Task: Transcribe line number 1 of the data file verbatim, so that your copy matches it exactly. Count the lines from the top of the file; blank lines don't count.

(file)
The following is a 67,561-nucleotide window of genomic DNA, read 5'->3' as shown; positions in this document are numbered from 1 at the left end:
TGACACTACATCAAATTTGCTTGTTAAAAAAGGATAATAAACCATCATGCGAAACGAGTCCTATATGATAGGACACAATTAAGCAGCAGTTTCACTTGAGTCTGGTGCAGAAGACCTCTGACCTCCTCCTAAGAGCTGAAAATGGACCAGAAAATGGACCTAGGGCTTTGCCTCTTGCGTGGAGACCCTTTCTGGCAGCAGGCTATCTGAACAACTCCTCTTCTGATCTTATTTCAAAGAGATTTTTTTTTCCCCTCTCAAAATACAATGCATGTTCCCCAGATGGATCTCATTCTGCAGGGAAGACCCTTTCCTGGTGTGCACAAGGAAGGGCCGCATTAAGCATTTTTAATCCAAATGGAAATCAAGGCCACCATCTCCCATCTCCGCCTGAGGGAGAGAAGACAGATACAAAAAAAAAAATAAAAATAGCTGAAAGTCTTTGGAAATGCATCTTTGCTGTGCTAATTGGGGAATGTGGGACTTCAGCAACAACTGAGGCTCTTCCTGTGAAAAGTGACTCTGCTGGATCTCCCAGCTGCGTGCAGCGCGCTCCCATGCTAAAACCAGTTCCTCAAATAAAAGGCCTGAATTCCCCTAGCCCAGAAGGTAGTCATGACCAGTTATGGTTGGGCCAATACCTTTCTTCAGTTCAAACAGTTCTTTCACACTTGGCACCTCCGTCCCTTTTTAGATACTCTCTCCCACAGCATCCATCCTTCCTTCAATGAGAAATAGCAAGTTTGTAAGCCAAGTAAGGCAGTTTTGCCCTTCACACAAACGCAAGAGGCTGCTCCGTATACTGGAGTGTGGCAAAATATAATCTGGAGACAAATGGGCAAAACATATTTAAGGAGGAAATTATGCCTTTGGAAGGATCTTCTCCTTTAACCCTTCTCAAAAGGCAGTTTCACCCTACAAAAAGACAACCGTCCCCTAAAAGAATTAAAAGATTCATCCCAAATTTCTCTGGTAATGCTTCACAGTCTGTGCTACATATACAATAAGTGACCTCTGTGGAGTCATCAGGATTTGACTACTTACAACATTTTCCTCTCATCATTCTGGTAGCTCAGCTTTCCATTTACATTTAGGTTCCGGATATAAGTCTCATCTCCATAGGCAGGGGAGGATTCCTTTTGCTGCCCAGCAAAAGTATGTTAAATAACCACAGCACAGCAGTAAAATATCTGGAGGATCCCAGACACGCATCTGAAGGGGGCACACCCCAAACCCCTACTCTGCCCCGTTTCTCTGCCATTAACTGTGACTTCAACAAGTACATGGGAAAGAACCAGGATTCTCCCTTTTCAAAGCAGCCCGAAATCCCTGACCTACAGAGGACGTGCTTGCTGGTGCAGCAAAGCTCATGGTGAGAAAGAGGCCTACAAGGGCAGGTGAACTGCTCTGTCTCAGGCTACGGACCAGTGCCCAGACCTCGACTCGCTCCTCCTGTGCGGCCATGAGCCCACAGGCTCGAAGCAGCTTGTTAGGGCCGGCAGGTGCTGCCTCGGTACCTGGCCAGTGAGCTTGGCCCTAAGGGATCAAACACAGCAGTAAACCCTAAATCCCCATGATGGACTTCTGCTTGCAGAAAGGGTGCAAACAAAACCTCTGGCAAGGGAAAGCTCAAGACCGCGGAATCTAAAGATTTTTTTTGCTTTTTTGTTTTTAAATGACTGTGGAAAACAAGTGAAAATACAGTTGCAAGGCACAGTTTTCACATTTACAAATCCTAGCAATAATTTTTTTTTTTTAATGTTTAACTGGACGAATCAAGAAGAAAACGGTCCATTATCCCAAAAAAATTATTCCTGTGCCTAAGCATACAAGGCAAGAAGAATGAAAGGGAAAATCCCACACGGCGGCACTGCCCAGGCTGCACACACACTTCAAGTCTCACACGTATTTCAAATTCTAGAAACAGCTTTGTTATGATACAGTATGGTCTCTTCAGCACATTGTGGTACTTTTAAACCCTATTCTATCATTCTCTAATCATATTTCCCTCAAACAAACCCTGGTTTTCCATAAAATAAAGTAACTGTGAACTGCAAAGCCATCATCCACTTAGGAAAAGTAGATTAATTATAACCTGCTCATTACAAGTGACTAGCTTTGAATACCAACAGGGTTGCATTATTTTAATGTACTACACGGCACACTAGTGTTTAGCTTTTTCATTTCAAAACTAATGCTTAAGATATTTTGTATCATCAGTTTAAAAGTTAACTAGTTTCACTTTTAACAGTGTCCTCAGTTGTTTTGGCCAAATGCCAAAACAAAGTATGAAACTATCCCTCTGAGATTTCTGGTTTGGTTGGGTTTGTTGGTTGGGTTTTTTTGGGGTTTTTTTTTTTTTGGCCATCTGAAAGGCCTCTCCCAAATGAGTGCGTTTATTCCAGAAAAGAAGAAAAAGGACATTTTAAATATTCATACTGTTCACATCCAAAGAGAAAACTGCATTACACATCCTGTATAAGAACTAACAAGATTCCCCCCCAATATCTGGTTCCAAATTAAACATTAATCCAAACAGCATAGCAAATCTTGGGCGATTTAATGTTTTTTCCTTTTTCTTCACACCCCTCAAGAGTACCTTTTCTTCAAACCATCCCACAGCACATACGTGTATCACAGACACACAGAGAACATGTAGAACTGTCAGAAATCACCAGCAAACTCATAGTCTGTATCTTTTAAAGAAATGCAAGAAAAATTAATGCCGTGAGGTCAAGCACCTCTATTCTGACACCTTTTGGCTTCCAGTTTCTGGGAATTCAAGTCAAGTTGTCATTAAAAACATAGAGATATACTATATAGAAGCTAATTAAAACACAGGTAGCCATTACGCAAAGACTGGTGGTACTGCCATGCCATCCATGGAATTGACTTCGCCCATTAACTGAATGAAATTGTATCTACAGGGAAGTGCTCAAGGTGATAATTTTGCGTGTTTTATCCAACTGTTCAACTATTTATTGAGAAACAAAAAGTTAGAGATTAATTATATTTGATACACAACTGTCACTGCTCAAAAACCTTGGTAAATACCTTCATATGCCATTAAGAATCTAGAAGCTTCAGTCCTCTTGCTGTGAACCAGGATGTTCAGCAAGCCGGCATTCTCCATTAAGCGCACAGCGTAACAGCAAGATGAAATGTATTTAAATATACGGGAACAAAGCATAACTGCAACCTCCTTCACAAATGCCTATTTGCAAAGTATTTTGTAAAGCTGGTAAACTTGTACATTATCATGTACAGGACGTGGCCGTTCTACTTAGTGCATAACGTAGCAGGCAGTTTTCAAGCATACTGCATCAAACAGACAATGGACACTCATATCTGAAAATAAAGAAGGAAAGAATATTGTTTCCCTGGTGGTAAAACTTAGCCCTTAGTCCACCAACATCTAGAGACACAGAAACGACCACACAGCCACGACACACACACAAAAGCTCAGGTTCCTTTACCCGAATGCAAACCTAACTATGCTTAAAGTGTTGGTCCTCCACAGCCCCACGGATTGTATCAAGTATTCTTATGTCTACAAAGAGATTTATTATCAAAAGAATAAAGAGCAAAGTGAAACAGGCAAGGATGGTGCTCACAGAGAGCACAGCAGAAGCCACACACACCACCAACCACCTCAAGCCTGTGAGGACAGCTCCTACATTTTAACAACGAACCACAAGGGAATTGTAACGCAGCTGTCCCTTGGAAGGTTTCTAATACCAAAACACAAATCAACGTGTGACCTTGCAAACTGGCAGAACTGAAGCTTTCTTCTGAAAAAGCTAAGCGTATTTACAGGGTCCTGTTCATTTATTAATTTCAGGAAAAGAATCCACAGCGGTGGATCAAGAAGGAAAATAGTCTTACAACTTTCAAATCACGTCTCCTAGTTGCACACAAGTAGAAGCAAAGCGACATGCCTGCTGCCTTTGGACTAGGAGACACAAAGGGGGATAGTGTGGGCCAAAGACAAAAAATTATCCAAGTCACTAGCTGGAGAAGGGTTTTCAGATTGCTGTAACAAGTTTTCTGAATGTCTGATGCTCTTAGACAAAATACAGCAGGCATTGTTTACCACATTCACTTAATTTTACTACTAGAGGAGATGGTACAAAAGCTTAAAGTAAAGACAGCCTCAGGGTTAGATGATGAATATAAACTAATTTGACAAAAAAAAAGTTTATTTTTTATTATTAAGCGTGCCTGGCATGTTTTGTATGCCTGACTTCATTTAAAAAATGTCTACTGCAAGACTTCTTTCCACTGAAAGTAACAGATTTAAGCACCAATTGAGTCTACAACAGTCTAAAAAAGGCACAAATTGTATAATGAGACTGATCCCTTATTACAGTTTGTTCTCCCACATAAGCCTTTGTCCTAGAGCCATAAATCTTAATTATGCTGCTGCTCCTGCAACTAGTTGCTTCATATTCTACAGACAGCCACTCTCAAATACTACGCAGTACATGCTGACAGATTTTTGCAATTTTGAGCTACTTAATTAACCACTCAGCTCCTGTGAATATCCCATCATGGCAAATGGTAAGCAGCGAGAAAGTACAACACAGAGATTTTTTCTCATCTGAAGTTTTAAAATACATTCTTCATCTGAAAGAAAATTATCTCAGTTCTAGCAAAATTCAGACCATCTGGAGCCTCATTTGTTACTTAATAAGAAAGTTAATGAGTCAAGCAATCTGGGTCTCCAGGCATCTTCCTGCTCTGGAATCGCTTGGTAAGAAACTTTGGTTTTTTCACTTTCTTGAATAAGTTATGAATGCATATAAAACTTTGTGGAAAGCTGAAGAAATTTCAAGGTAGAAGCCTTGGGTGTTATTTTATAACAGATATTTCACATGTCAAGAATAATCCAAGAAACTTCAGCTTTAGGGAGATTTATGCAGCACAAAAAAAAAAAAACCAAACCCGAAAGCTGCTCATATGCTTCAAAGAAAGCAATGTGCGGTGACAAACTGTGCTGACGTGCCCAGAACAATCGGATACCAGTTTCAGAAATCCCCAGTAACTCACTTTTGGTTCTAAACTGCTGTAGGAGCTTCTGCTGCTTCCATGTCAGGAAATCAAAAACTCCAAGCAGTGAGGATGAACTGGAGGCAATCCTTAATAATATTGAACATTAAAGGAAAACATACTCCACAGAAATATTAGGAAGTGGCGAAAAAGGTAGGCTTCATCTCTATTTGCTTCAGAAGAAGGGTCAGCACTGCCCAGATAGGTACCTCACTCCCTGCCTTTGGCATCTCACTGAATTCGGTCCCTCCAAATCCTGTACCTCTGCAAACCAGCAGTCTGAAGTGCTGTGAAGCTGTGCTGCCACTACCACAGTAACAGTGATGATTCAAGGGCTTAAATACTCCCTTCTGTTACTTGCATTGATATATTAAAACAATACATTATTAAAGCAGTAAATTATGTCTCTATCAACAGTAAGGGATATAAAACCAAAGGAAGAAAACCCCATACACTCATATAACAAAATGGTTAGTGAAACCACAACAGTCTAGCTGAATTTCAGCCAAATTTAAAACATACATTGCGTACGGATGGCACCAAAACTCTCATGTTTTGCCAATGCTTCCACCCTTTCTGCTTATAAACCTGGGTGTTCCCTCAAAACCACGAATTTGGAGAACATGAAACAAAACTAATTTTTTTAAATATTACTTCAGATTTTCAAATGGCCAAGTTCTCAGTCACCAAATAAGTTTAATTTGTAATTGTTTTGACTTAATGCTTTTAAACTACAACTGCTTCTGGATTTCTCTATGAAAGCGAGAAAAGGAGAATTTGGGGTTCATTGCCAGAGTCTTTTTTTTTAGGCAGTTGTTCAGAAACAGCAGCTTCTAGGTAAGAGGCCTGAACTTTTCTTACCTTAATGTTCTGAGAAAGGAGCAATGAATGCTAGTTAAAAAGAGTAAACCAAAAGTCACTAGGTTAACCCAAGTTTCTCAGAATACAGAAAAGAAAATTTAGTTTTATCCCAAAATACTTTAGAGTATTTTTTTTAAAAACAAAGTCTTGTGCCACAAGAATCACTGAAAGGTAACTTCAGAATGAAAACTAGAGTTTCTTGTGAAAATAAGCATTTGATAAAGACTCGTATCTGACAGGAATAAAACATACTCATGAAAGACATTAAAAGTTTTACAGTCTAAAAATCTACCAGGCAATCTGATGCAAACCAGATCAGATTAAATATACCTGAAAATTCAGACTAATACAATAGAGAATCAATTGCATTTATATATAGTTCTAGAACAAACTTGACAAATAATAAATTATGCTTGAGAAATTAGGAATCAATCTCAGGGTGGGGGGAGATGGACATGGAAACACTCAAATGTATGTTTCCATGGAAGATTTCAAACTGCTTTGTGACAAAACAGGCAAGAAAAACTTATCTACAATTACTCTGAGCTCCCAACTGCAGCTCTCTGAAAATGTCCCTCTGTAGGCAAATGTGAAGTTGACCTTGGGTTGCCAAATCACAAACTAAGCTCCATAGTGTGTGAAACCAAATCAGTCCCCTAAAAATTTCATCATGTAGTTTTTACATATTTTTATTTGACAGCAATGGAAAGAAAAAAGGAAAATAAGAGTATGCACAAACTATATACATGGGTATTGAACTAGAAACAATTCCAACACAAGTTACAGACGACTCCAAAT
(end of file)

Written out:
The following is a 67,561-nucleotide window of genomic DNA, read 5'->3' as shown; positions in this document are numbered from 1 at the left end: